My first experiences as an active gravehunter

Whenever I find the time I open billiongraves.com and help to transcribe the headstones. I am more active on other crowdsourcing projects but whenever I need a break of “awful ancient” handwriting, I turn to this one.

For those of you who are not familiar with billiongraves.com there is also a request board where you can place a search on a particular cemetary.

The first time I saw a request for a cemetary in my area, just 11 km away. And I thought “well, why not?”.

I put the information requested in my notes, grabbed my iPhone and headed to the cemetary of Frankfurt Zeilsheim.

I looked for a parking space when I arrived at the cemetary and after taking a long walk into the wrong direction, I finally found the entry.

At first I thought about just walking up and down the aisles to find the graves but after checking the cemetary website and seeing that there are 2300 graves I quickly decided otherwise.

At the pinboard I found the contact details for the administration and I called the given number. I reached a very nice and very helpful gentleman from the city administration. On the phone he saw me through the cemetary (“okay, you have the big stone crucifix in your back, now walk right and it should be the 9th grave on the left”).

I didn’t expect him to be so helpful and almost enthusiastic. When we couldn’t find the second grave immediately, he didn’t want to give up. He went on looking and searching until we found it!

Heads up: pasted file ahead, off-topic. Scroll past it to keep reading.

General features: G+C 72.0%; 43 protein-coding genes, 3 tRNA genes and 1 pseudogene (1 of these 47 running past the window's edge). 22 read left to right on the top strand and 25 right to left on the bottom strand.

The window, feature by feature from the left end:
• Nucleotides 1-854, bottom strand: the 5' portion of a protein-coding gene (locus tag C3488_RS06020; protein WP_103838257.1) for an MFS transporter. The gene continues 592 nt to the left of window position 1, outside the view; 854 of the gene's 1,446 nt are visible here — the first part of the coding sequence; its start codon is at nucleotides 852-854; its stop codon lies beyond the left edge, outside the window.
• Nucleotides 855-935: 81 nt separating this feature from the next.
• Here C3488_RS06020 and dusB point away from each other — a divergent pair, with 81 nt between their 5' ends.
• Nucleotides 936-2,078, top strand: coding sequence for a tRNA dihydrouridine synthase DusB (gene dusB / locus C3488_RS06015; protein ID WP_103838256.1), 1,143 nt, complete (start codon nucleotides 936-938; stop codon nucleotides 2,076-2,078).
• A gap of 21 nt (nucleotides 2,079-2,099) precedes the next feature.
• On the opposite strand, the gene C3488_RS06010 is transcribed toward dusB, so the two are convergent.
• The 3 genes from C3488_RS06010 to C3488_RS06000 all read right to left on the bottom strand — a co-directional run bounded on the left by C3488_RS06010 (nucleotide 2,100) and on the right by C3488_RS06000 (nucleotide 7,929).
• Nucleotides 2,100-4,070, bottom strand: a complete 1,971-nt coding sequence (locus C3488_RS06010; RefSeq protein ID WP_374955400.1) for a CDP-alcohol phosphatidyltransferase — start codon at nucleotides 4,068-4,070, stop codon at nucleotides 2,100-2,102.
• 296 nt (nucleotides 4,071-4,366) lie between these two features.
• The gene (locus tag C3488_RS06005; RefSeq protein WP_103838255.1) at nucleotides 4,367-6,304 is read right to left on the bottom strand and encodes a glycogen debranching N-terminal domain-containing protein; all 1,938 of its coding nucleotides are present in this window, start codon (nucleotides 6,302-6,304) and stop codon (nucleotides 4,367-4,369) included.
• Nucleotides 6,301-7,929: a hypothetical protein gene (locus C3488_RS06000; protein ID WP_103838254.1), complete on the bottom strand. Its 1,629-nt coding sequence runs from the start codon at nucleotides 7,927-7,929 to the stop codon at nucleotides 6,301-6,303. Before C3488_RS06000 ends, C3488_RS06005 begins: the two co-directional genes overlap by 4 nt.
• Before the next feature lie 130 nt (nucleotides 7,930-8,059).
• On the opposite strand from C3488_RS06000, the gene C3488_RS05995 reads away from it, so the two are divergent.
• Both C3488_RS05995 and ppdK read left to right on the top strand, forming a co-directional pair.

Unfortunately, I couldn’t fulfill the request 100%. I found the family names but not the exact given names. And one grave wasn’t even present anymore – in Germany, the standard period for a grave is 20 years after the last corps has been buried. It can be prolongued but this has to be done actively. It doesn’t happen automatically.

I asked him if it would be okay if I took pictures of the graves on the cemetary. He sounded a bit puzzled as if he couldn’t understand why someone would do a thing like that. But when I explained the idea of the project, he said “yes sure, go on”. So I started at the entry, got out the smartphone and started taking pictures.

It felt a bit odd, I have to admit. The idea to use tombstones for genealogy is not that common in Germany yet. It was a bit like invading private space.

There were quite a few visitors this afternoon and they were giving me some piqued looks. I just waited for one of them coming up to me requesting to know what I am doing there. But nobody did.

I took pictures until the daylight faded, uploaded them to the site and headed back home. And those definetly won’t be my last one’s.

So, since today I am an ACTIVE contributor ;)

 

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